Mike Slinn
Mike Slinn

Converting All Images in a Website to webp Format

Published 2020-08-15.
Time to read: about 2 minutes.

This article is categorized under Git, Jekyll, Scripting.

I first launched this website in 1996. Since then, it has been re-incarnated using many different technologies. Presently I use Jekyll to assemble the site, then push the image to a web-enabled AWS S3 bucket that is edge-cached by an AWS CloudFront distribution.

Until yesterday, the site contained images with a mixture of image formats. I decided to convert them all to the new webp format. Because there are hundreds of images in over 120 web pages, I wrote a bash script called toWebP to do the work. This posting provides the toWebP script plus instructions on how you could use it for your website.

The script converts image types gif, jpg, jpeg, png, tif, and tiff. It also modifies the HTML pages, CSS and SCSS that reference those images.

The conversions are set for maximum fidelity (lossless where possible), and maximum compression. This means the images look great and load quickly.


The script assumes that all images are local to your website, which makes sense because the converted images need to be stored, and local storage is the only sensible option. It renames all references to images in HTML, CSS and SCSS files to webp format. If the images are remote (for example, on a CDN), they are not converted, but the image file types in the HTML, CSS and SCSS are adjusted anyway. I suppose I could fix the script, but I don't need to do that for myself. If someone needs that feature, go ahead and enhance the script... and please provide me the enhanced script, so I can update this blog posting.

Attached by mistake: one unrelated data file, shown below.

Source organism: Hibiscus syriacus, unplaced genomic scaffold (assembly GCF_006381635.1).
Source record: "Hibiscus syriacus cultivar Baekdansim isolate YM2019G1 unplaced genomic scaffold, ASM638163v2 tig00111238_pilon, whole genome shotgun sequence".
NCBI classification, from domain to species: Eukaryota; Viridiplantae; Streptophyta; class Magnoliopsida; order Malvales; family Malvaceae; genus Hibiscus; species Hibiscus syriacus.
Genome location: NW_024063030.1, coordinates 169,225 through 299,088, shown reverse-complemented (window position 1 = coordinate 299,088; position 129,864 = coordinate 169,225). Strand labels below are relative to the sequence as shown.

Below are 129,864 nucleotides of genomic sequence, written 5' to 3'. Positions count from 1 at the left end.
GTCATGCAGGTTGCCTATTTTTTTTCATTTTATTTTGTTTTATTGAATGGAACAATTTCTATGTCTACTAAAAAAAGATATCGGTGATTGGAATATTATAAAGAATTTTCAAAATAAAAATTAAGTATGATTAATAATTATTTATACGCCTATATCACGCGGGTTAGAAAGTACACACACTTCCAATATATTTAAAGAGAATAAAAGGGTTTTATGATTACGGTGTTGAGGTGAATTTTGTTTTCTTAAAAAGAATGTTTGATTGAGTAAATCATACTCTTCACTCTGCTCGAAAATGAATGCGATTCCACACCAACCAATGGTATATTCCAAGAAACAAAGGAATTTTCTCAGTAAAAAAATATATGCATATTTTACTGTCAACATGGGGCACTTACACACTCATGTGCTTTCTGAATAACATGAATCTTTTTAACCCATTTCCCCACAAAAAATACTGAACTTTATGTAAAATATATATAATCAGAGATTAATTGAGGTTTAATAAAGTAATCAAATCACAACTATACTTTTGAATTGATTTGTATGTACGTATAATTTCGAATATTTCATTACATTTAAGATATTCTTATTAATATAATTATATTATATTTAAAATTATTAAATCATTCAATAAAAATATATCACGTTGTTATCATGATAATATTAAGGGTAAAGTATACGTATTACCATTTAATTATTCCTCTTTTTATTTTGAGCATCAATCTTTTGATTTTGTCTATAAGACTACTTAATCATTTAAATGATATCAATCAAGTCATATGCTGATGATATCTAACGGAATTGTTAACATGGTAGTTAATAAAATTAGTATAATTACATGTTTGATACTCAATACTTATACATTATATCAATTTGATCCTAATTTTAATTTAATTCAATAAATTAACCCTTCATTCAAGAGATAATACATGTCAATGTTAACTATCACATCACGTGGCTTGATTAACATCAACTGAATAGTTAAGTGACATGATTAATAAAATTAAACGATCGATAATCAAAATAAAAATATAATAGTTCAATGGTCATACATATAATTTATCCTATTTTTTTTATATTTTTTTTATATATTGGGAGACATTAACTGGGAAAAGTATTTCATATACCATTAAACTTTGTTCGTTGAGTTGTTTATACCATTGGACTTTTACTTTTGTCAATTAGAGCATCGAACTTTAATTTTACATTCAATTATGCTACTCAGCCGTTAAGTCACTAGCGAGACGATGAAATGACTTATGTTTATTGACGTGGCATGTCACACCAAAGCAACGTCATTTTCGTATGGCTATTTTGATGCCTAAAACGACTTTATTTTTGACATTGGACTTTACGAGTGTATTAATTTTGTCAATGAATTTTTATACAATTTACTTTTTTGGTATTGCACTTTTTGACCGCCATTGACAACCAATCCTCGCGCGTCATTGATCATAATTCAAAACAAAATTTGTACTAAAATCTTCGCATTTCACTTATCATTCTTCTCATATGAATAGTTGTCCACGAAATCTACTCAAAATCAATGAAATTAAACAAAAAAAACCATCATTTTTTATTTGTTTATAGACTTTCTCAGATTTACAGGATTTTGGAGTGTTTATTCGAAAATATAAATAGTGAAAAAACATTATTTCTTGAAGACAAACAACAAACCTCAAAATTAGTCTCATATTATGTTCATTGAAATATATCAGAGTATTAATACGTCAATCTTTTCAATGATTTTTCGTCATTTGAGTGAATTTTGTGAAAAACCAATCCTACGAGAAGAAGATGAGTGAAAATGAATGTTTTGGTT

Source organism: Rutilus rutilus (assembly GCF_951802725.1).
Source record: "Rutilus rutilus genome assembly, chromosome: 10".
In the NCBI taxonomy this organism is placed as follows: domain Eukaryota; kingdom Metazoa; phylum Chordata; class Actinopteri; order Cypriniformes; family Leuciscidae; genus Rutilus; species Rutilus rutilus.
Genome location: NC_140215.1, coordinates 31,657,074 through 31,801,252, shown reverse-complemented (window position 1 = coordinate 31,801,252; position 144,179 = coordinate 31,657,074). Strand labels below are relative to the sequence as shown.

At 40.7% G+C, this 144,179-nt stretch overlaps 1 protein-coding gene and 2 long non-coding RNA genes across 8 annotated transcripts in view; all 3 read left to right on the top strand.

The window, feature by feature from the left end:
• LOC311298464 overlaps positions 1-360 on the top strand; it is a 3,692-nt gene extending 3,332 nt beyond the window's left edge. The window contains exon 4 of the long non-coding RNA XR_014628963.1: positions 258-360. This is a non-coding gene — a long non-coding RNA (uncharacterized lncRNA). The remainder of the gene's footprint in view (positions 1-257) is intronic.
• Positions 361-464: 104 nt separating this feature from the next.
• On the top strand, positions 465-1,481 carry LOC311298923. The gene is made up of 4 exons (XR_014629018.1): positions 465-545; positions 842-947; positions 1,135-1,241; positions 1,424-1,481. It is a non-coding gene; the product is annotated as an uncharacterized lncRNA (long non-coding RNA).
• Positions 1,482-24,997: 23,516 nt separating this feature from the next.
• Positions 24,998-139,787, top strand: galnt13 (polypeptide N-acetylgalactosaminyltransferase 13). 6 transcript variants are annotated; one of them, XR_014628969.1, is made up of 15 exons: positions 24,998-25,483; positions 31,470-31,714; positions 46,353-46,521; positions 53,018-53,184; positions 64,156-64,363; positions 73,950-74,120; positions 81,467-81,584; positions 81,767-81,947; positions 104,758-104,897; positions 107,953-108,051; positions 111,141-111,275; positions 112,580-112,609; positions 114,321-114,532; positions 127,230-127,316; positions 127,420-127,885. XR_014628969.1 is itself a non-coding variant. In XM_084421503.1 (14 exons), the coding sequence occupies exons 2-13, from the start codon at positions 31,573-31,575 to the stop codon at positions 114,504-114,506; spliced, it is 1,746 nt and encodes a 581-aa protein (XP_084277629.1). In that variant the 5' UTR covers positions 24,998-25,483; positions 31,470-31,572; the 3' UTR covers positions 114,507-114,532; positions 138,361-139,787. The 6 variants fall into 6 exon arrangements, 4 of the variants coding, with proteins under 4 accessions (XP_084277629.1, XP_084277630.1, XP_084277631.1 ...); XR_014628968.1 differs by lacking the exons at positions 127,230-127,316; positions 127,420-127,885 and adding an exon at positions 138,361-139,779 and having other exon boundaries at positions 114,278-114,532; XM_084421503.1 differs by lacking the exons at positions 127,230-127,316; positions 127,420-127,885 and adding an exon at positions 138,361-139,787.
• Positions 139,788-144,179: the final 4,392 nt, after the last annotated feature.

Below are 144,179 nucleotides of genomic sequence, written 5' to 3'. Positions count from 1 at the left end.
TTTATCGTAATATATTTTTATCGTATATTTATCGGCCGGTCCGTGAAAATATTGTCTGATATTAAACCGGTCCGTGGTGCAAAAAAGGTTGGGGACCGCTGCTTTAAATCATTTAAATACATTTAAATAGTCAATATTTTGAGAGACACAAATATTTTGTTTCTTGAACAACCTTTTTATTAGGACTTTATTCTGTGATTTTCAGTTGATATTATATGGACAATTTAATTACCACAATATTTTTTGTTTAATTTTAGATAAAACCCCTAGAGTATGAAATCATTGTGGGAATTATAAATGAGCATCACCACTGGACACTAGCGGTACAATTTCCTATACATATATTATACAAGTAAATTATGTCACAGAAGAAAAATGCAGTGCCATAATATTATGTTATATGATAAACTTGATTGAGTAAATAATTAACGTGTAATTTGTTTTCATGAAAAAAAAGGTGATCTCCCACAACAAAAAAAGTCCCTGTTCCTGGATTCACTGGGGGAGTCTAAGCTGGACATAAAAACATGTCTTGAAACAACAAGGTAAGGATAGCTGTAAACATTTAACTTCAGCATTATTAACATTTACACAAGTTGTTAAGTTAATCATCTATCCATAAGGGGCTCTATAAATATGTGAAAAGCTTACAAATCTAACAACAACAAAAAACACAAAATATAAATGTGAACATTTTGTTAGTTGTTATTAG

You need to install the WebP package.


Use Homebrew or Macports.

Ubuntu (this is the default Linux distribution for Windows Subsystem for Linux)

At a shell prompt type:

$ yes | sudo apt install webp

Running toWebp

The program may emit warnings when it runs. Those warnings can be safely ignored.

Hopefully, your website is managed by git. I suggest that you commit your work before running the script. That way if something goes wrong you just have to type git stash to return your website to its previous state.


The general form of the command to convert all images and modify the HTML pages that they are referenced from is:

$ toWebp <directoryName>


To convert the website (images, html, scss & css) rooted at the current directory, type:

$ toWebp .

To convert the website called mySite rooted under your home directory, type:

$ toWebp ~/mySite

To just convert 1 specific image to webp, type:

$ toWebp images/blah.jpg

Gist Containing the toWebP Bash Script.

Put this file in one of the directories on your PATH, for example /usr/local/bin:

400: Invalid request

Make it Executable

Remember to make the toWebp script executable before trying to use it:

$ chmod a+x /usr/local/bin/toWebp